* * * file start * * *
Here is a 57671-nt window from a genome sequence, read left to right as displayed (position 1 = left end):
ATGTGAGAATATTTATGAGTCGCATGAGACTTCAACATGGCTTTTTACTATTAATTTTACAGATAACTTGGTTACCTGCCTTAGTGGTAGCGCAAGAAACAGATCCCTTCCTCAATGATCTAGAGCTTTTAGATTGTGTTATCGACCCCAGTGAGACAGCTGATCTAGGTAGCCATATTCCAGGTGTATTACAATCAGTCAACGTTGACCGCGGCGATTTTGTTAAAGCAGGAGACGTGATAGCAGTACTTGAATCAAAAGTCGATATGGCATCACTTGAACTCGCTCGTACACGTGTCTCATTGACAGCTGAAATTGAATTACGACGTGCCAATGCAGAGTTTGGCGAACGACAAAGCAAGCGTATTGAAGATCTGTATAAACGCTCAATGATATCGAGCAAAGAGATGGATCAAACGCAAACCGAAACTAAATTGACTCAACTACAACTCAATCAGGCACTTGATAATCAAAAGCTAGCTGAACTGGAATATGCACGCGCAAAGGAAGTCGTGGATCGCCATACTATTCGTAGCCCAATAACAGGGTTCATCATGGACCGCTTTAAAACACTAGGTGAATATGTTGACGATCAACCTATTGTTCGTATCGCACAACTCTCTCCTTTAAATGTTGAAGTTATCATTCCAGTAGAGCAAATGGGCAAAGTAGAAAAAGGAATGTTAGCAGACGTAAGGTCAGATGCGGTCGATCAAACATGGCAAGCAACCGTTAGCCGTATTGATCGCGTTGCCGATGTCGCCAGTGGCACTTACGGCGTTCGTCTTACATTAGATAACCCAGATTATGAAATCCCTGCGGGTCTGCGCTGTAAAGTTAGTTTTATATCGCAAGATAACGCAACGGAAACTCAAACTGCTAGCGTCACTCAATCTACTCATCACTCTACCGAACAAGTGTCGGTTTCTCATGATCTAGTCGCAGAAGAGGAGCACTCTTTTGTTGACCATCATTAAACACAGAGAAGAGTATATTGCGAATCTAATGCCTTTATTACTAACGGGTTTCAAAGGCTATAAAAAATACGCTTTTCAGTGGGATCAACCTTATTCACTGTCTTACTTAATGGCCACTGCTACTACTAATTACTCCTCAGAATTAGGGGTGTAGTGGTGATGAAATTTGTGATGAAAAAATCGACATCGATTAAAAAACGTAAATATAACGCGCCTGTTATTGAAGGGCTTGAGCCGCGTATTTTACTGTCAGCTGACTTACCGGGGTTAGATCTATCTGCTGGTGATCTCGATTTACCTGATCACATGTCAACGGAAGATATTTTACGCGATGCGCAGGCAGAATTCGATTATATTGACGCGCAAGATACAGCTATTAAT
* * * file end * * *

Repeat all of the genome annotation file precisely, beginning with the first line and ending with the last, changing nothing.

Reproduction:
Here is a 57671-nt window from a genome sequence, read left to right as displayed (position 1 = left end):
ATGTGAGAATATTTATGAGTCGCATGAGACTTCAACATGGCTTTTTACTATTAATTTTACAGATAACTTGGTTACCTGCCTTAGTGGTAGCGCAAGAAACAGATCCCTTCCTCAATGATCTAGAGCTTTTAGATTGTGTTATCGACCCCAGTGAGACAGCTGATCTAGGTAGCCATATTCCAGGTGTATTACAATCAGTCAACGTTGACCGCGGCGATTTTGTTAAAGCAGGAGACGTGATAGCAGTACTTGAATCAAAAGTCGATATGGCATCACTTGAACTCGCTCGTACACGTGTCTCATTGACAGCTGAAATTGAATTACGACGTGCCAATGCAGAGTTTGGCGAACGACAAAGCAAGCGTATTGAAGATCTGTATAAACGCTCAATGATATCGAGCAAAGAGATGGATCAAACGCAAACCGAAACTAAATTGACTCAACTACAACTCAATCAGGCACTTGATAATCAAAAGCTAGCTGAACTGGAATATGCACGCGCAAAGGAAGTCGTGGATCGCCATACTATTCGTAGCCCAATAACAGGGTTCATCATGGACCGCTTTAAAACACTAGGTGAATATGTTGACGATCAACCTATTGTTCGTATCGCACAACTCTCTCCTTTAAATGTTGAAGTTATCATTCCAGTAGAGCAAATGGGCAAAGTAGAAAAAGGAATGTTAGCAGACGTAAGGTCAGATGCGGTCGATCAAACATGGCAAGCAACCGTTAGCCGTATTGATCGCGTTGCCGATGTCGCCAGTGGCACTTACGGCGTTCGTCTTACATTAGATAACCCAGATTATGAAATCCCTGCGGGTCTGCGCTGTAAAGTTAGTTTTATATCGCAAGATAACGCAACGGAAACTCAAACTGCTAGCGTCACTCAATCTACTCATCACTCTACCGAACAAGTGTCGGTTTCTCATGATCTAGTCGCAGAAGAGGAGCACTCTTTTGTTGACCATCATTAAACACAGAGAAGAGTATATTGCGAATCTAATGCCTTTATTACTAACGGGTTTCAAAGGCTATAAAAAATACGCTTTTCAGTGGGATCAACCTTATTCACTGTCTTACTTAATGGCCACTGCTACTACTAATTACTCCTCAGAATTAGGGGTGTAGTGGTGATGAAATTTGTGATGAAAAAATCGACATCGATTAAAAAACGTAAATATAACGCGCCTGTTATTGAAGGGCTTGAGCCGCGTATTTTACTGTCAGCTGACTTACCGGGGTTAGATCTATCTGCTGGTGATCTCGATTTACCTGATCACATGTCAACGGAAGATATTTTACGCGATGCGCAGGCAGAATTCGATTATATTGACGCGCAAGATACAGCTATTAAT